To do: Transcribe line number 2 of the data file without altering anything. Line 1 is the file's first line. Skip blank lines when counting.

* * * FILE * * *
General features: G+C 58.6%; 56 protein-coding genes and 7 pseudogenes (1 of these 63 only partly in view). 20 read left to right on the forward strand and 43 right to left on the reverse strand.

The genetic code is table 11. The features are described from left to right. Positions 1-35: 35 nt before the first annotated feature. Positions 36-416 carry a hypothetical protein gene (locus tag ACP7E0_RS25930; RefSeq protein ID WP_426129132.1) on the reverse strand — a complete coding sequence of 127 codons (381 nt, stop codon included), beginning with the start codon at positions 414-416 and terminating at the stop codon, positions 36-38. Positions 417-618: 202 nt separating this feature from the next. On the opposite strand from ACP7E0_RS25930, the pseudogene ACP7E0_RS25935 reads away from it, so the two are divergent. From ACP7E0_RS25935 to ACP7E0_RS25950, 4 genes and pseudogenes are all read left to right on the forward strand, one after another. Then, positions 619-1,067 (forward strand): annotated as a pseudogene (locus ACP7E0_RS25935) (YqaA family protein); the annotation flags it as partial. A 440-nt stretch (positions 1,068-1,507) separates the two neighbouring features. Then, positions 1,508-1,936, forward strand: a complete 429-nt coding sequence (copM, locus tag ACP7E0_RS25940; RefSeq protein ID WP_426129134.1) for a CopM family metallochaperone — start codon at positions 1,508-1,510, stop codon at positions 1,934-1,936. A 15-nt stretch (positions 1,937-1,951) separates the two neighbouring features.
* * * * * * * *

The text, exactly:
The genetic code is table 11. The features are described from left to right. Positions 1-35: 35 nt before the first annotated feature. Positions 36-416 carry a hypothetical protein gene (locus tag ACP7E0_RS25930; RefSeq protein ID WP_426129132.1) on the reverse strand — a complete coding sequence of 127 codons (381 nt, stop codon included), beginning with the start codon at positions 414-416 and terminating at the stop codon, positions 36-38. Positions 417-618: 202 nt separating this feature from the next. On the opposite strand from ACP7E0_RS25930, the pseudogene ACP7E0_RS25935 reads away from it, so the two are divergent. From ACP7E0_RS25935 to ACP7E0_RS25950, 4 genes and pseudogenes are all read left to right on the forward strand, one after another. Then, positions 619-1,067 (forward strand): annotated as a pseudogene (locus ACP7E0_RS25935) (YqaA family protein); the annotation flags it as partial. A 440-nt stretch (positions 1,068-1,507) separates the two neighbouring features. Then, positions 1,508-1,936, forward strand: a complete 429-nt coding sequence (copM, locus tag ACP7E0_RS25940; RefSeq protein ID WP_426129134.1) for a CopM family metallochaperone — start codon at positions 1,508-1,510, stop codon at positions 1,934-1,936. A 15-nt stretch (positions 1,937-1,951) separates the two neighbouring features.